Thursday, May 27, 2004
Current View: The Weekly Standard arrived today, and there is an article by Frederick Kagan called "The Incredible Shrinking Army." It's the new neo-con line: the problem is that the Army isn't big enough to do the job.

What job? That isn't discussed: apparently the question isn't relevant. We have to occupy Iraq, and probably invade some more places, and the Army isn't big enough. We need a larger Army.

The good news is that we probably won't need to revive conscription in order to get the bigger Army. Volunteer recruiting should be sufficient. But this Administration is deficient: it promised to rescue the Army from the Clinton depletion, and it didn't do it, and it's all the Administration's fault, and Iraq is at the edge of catastrophe and that's all the Administration's fault.

Well, yes: certainly if the mission of the US is to establish colonial regimes all over the world (of course they are temporary, just being trained to become independent liberal democratic allies, but that does take time) then we don't have a large enough Army, nor will we ever.

Look: if the mission is to go conquer people and run their countries we need an Imperial style army: one capable of defeating the client states who do the actual dirty work of occupying other people. Ideally we have Sunni clients occupy Shiite states, and Shiite clients occupy Sunni, and Kurds occupy Turkmen and perhaps Chechens, and Chechens can be used as a strike force for Africa, and, well, all right, I am not serious.

But until we see what the mission is, we can't possibly know how large the Army must be, or how much it should cost.

My friend John McCarthy, one of the saner people I know, is fond of pointing out that the US defense budget is pretty small compared to what it was during the high stages of the Cold War, and tiny compared to what it was in real wars. And the Army is pretty small compared to those times. Clearly we can afford a larger military. The question is, do we need one?

And that, surely, is a function of what we intend to do with it.

If what we want to do is remain a republic, friends of liberty everywhere and guardians of our own, I suggest that the Army is just about large enough now. The Fleet isn't: we need more ships and men. And within the Army we can use some new units. More Rangers and special forces. More language skills and intelligence troops with proper training.

Expanding the Navy will be expensive, but I suggest it is more useful than building an Army whose mission is to occupy other countries.

As to defending the US, have we tried? Our border controls are a joke; yet surely it is easier to defend our borders than to ferret out our enemies overseas? Surely it is more likely that we can detect bad guys coming here than we can find them in Iraq, particularly when the consequences of trying to find them in Iraq are often to generate more people who want to kill us -- and to give them opportunities right there in their home neighborhoods rather than put them to the trouble of learning how to get to the US, smuggle in weapons and explosives, and the rest of it?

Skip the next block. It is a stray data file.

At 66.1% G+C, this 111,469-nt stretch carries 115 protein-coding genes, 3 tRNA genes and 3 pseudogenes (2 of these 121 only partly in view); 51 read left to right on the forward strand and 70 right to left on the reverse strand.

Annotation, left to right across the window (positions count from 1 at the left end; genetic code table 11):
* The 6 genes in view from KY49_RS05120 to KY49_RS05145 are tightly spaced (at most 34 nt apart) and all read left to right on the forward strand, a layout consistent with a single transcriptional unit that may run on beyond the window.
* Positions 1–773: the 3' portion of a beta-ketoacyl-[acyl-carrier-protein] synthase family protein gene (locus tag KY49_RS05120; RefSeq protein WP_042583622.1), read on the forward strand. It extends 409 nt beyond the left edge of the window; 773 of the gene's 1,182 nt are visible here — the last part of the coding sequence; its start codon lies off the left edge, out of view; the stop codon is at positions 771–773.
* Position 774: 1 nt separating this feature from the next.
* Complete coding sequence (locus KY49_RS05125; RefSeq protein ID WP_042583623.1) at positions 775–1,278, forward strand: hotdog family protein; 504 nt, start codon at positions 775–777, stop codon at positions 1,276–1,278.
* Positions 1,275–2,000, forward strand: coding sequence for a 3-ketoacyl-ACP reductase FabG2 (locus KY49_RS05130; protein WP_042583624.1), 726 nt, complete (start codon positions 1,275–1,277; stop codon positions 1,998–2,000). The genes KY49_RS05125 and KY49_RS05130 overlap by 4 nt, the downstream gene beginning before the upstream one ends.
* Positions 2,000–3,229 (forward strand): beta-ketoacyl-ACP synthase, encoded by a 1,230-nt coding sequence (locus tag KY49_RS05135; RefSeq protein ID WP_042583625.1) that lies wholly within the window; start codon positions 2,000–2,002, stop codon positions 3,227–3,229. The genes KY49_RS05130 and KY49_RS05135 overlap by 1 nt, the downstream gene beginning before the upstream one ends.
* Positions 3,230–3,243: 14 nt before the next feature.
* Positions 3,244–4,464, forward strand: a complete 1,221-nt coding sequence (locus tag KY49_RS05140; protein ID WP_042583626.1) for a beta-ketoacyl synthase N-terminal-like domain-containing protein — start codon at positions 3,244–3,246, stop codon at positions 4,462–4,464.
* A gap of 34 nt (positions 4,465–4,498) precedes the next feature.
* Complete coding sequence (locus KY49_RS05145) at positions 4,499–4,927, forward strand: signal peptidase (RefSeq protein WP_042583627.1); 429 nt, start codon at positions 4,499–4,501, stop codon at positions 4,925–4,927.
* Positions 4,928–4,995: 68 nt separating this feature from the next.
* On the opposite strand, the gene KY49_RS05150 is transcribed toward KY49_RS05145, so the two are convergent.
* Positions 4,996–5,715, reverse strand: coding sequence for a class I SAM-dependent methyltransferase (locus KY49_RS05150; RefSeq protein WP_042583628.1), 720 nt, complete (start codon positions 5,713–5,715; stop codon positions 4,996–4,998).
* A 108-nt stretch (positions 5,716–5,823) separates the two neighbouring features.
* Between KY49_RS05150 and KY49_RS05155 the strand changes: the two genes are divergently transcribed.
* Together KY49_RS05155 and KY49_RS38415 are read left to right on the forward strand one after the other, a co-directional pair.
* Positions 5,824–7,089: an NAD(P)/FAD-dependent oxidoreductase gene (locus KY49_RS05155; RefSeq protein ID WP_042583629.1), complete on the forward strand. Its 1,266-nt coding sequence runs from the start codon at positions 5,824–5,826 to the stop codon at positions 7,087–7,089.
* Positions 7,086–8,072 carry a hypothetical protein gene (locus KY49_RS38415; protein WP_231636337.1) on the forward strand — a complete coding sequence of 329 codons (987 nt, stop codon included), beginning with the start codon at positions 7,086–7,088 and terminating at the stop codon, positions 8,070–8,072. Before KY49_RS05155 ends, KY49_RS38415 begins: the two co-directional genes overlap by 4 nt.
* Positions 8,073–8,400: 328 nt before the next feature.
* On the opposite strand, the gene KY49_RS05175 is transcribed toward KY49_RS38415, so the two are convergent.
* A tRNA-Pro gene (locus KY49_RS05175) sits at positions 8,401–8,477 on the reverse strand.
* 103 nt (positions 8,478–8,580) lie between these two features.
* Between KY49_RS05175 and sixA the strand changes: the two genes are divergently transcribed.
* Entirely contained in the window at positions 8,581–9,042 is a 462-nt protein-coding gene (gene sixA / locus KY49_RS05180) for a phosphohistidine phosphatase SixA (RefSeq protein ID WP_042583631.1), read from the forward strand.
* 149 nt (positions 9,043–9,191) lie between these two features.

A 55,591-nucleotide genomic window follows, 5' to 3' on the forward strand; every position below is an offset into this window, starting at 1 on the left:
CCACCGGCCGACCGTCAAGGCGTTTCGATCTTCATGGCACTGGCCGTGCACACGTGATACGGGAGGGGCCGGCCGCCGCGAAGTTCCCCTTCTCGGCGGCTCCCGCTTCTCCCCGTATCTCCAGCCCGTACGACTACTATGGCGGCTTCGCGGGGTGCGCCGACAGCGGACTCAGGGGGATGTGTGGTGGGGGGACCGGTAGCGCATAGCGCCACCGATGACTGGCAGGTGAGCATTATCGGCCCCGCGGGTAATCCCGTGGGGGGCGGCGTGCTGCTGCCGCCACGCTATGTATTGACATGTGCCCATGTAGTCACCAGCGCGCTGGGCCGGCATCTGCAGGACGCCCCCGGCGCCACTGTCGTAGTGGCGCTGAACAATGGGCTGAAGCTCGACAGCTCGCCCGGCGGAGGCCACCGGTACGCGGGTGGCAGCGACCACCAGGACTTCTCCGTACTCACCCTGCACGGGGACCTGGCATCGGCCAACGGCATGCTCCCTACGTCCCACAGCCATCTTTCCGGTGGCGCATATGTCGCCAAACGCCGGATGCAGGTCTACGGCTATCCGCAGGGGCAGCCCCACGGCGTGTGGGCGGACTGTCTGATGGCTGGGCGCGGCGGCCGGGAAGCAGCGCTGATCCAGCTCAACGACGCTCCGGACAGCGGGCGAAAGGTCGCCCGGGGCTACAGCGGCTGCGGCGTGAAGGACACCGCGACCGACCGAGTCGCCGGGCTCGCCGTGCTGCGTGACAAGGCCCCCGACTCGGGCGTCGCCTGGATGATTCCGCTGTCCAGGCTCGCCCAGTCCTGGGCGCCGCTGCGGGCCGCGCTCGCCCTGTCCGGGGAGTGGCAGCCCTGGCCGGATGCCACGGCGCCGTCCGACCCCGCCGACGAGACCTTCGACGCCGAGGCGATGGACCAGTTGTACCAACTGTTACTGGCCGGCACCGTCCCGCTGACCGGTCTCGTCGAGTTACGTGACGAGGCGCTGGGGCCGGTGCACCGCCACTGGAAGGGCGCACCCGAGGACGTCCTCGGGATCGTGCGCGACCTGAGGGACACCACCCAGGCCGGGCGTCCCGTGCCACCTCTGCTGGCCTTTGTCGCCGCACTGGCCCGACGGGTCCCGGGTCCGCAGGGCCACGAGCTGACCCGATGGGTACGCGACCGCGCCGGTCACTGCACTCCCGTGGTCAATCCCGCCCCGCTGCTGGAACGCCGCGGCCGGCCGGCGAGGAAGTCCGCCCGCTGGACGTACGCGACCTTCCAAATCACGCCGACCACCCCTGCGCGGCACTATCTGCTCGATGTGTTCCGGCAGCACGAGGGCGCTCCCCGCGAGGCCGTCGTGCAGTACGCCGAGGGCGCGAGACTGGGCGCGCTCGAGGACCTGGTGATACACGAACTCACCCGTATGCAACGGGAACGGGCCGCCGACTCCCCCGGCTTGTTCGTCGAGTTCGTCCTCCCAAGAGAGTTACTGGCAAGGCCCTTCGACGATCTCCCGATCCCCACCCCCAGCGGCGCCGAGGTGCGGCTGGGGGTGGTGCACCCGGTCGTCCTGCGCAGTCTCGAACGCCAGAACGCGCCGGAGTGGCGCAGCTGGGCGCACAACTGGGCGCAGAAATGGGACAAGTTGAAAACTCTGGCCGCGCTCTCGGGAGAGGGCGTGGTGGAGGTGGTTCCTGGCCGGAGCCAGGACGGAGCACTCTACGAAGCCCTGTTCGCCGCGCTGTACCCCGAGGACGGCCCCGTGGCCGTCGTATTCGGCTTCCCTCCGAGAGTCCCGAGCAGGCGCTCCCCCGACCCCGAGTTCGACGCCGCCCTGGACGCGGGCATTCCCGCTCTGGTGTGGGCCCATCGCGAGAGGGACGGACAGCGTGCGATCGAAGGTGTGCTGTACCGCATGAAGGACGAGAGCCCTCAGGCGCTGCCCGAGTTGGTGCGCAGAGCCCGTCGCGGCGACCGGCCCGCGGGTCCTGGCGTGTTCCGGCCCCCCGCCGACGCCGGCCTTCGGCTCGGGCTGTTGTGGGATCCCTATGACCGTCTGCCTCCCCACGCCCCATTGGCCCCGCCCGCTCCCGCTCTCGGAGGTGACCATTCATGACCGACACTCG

If you are in Iraq and want to blow yourself up with an American or two, it's a lot easier if there is an American soldier on your block, than to have to go find one in New York.

Now, yes, of course, if your goal is to be politically correct then it's a lot harder to defend the country at the borders than to go occupy all your potential enemies. Whether or not you have missed the point of political correctness is another story.

Well, enough of this ramble: but it does seem to me that if we are faced with the need for a larger Army, it may be time to rethink our goals and strategies.

It may be true that they hate us and they are coming for us, and the only way to stop them is to go get them first, and occupy their lands, and reform them; but it is not overwhelmingly obvious, at least to me, that there are all that many nations who hate us enough to risk regime changes instituted by special forces whose only mission is to take out the existing government, or that the best way to make governments overseas cooperate in our safety is to invade and occupy them.

We are the friends of liberty everywhere. We are the guardians only of our own; but guarding our own can include operations such as we undertook in Afghanistan, and operations like Desert One done properly with enough force to matter. It can include some actual money spent on securing our borders and screening those who come into the country; it can include some internal security people who actually enforce immigration laws and actually keep track of those given asylum. Or perhaps not, but at least isn't it worth thinking about?

And while we are at it, $40 billion would build 40 1,000 Megawatt nuclear power plants (given any rational licensing system), and that in itself would help reduce fuel prices, clean the air, and reduce our dependence on Middle East Oil.

Another $40 billion spent on X programs would give us reasonable cost access to space, with space travel costs at a multiple of fuel costs, not the astronomical costs we pay now.

Or $80 billion can buy another year of occupation of Iraq. Maybe. Apparently not: we are going to have to expand the Army, says Kagan, and that can't be all that cheap.

Isn't it worth debating which would be worth more in the long run, a larger Army and longer occupation, or new energy sources and access to space?

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